Way Too Indie’s Best Films of 2012 (So Far)
Now that we are half way through the year, the staff here at Way Too Indie has decided to come up with the Best Films of 2012…so far. There is a good chance our list could see some major changes when we do our Top 10 of the Year article. But it is also likely that some of the stronger films we listed here will end up on our article at the end of the year.
Dustin Jansick’s Picks
Obviously, it is tough to do a Best Films of the year post half way through the year as some of highly anticipated titles have not been released yet. In fact, we are just starting to get releases from films that showed at Toronto International Film Festival last year. I also want to give a shout out at a few films that may have made my list had I seen them in time, Beats of the Southern Wild, Alps, Sound of My Voice, and Safety Not Guaranteed.
Jeff, Who Lives At Home may not quite rank up there with the Duplass brother’s first feature The Puffy Chair but it would be tough to argue that it is not their most polished work to date. The film delivers a powerful message about believing that things in life happen for a reason but does so blurring the line between genuine and whimsical. It also balances a good amount of emotional scenes with comical ones making it a fun watch for just about anyone. For these reasons I list it as my favorite film of 2012 so far.
If my admiration for Mark Duplass is not apparent enough, I have mentioned it several times, including two films he is involved in on my list surely makes it clear. In Your Sister’s Sister he steps in front of the camera as the lead instead of behind as the director. The film takes an incredibly simple premise and makes it into an engrossing story thanks to the wonderful dialog and cast members. The most shocking part is the film was made in just 12 days.
Beyond the Black Rainbow should come with a warning sticker that says, “Caution: This film is not for everyone.” Aside from the opening and ending 10 minutes this film does not contain much a plot. In fact, the parts where they focus on the plot are actually the least pleasing as it is then when you noticed reality settling back in from the hypnotic trip in the alternate reality that you were on for the majority of the film. This is an experience that you are unlikely to be a part of for a few years’ to come.
Moonrise Kingdom would be my number one on a Best Ensemble Cast list of 2012 but is my fourth favorite overall film of the year thus far. The amazing cast includes more high profile actors than you can count on one hand; Billy Murray, Jason Schwartzman, Edward Norton, Bruce Willis, Frances McDormand, and Tilda Swinton. They all shine in Wes Anderson’s fantasy kingdom in which style trumps story. His characters and artful presentation have always been his strong points and Moonrise Kingdom does not deviate from that.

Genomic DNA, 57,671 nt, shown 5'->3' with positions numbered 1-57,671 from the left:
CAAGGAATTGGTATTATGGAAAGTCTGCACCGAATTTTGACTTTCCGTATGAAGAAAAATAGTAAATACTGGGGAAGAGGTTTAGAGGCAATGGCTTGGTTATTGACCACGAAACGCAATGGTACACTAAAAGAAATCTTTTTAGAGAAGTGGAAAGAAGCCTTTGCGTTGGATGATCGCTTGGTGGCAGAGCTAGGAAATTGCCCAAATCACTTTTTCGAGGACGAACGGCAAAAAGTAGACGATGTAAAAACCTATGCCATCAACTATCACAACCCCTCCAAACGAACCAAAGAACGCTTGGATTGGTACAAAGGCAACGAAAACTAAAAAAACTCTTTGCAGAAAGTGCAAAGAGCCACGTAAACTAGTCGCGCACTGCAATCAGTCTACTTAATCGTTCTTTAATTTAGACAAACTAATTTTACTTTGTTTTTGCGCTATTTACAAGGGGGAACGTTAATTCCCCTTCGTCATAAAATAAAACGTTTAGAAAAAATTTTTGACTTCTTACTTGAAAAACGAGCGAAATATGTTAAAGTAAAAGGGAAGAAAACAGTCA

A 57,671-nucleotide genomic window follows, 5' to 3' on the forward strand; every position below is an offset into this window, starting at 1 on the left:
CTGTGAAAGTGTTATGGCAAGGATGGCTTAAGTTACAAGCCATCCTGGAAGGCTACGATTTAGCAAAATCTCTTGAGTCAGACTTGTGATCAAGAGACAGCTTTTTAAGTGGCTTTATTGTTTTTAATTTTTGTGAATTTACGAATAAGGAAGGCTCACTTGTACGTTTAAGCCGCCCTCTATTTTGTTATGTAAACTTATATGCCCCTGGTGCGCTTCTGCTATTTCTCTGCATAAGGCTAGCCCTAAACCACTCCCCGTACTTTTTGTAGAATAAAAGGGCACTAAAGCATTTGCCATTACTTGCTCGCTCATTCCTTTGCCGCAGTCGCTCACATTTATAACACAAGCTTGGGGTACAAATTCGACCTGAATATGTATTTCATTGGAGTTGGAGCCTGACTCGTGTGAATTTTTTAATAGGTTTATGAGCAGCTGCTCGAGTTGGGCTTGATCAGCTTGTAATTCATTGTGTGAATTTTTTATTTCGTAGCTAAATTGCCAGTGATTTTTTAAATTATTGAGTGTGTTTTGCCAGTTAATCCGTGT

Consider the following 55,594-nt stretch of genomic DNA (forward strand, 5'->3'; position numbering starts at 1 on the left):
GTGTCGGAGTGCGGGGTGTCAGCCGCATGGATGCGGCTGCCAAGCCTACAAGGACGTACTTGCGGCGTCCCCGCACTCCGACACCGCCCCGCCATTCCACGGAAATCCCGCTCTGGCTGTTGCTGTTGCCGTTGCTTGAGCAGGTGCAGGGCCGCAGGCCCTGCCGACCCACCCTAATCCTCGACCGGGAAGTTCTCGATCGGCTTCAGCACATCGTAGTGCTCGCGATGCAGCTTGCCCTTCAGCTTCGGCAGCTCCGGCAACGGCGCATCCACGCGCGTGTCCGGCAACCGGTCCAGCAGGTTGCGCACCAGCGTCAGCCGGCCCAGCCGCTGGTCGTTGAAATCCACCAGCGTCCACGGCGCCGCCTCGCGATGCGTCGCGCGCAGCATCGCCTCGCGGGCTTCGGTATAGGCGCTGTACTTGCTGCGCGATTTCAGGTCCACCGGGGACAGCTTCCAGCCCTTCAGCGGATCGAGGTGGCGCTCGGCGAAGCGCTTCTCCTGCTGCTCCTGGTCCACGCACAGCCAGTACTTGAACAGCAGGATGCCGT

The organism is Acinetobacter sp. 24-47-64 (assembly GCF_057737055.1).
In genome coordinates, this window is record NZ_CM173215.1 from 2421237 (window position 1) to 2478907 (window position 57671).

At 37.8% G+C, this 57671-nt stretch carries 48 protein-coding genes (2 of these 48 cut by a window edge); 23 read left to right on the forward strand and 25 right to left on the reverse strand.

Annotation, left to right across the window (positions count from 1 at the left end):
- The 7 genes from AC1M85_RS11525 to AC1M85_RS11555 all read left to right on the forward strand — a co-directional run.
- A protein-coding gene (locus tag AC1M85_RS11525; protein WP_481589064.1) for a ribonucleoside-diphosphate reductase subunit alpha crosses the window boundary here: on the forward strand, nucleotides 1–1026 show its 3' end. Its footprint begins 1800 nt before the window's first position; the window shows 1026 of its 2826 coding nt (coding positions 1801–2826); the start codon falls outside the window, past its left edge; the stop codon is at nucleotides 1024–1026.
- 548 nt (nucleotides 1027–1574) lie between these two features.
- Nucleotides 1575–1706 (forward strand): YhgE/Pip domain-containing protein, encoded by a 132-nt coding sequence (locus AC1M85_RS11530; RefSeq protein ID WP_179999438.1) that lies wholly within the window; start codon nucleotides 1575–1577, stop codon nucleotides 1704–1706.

Roger Ebert has stated on several occasions that he does not believe video games to be an art medium which he has received a lot of backslash from people that disagree. While Indie Game: The Movie never mentions Ebert’s name, it does make it’s case that video games are an art medium from the very beginning. This well shot and edited documentary will likely inspire you even if you are not a hardcore gamer.
So far it looks like the quality of 2011’s films are still resonating throughout 2012. While I’m going by North American release dates for my list, everything on my list originally came out last year. That isn’t to say that 2012 films are stinkers though, so far there’s been a few impressive movies that didn’t make the list including The Raid: Redemption, The Cabin in the Woods and Paradise Lost 3: Purgatory. I’ll let these 5 movies speak for themselves, the main purpose of this space to list the films I didn’t get to see before making this list. These include Take This Waltz, Beyond the Black Rainbow, Moonrise Kingdom, Cosmopolis, Damsels in Distress, Your Sister’s Sister, Bonsai, Sound of My Voice, Whores’ Glory, Goodbye First Love, Post Mortem, Jeff Who Lives At Home, Footnote and many more that don’t come to mind at the moment. With that out of the way, here are my five favorite films from this year.
Before watching The Turin Horse, Bela Tarr’s final film before going into retirement, I was disappointed that there would be no more movies by the director. After watching it, I felt like there wasn’t any need for Tarr to make another film since The Turin Horse covered everything. It goes to show how powerful Bela Tarr and cinematographer Fred Kelemen’s images and sounds are that people have described this film as the end of cinema. Following six days in the life of two farmers as their horse suddenly refuses to eat or move, Tarr presents their lives as a living hell of banality. We see the farmers go about their daily business repeatedly while the wind howls outside their home and the same music cue is used over and over again. As the movie slowly moves forward towards its apocalyptic ending, it begins to feel like everything in the film is slowly giving up and dying off, as if it can’t bear the crushing weight of despair that’s in every frame. By no means is The Turin Horse an easy watch, but it’s impossible to deny how powerful Bela Tarr’s vision is. Few films are able to make their audience feel like they’ve become a part of its world as well as The Turin Horse does, even if that world is the last place you would ever want to be. It’s a powerful ordeal if you’re up for the challenge, but if you’re able to make it through you’ll come out feeling stronger for it.
Paolo Sorrentino’s baffling road trip movie, about a retired rocker (Sean Penn) travelling across America to hunt down the Nazi who tortured his father, defies any expectations one would have about the film before actually seeing it. Sean Penn, looking like Robert Smith and talking like a little boy, manages to nail a role that could have easily become too annoying or too campy. Paolo Sorrentino visually matches Penn’s bizarre, gaudy role by throwing out stunning landscapes, beautifully composed framing and operatic crane shots like they’re candy. The combination of both elements might make people run screaming from the film (and judging by its reception at Cannes last year it already has) but if you ignore everything and just go with the movie it’s pure aesthetic bliss.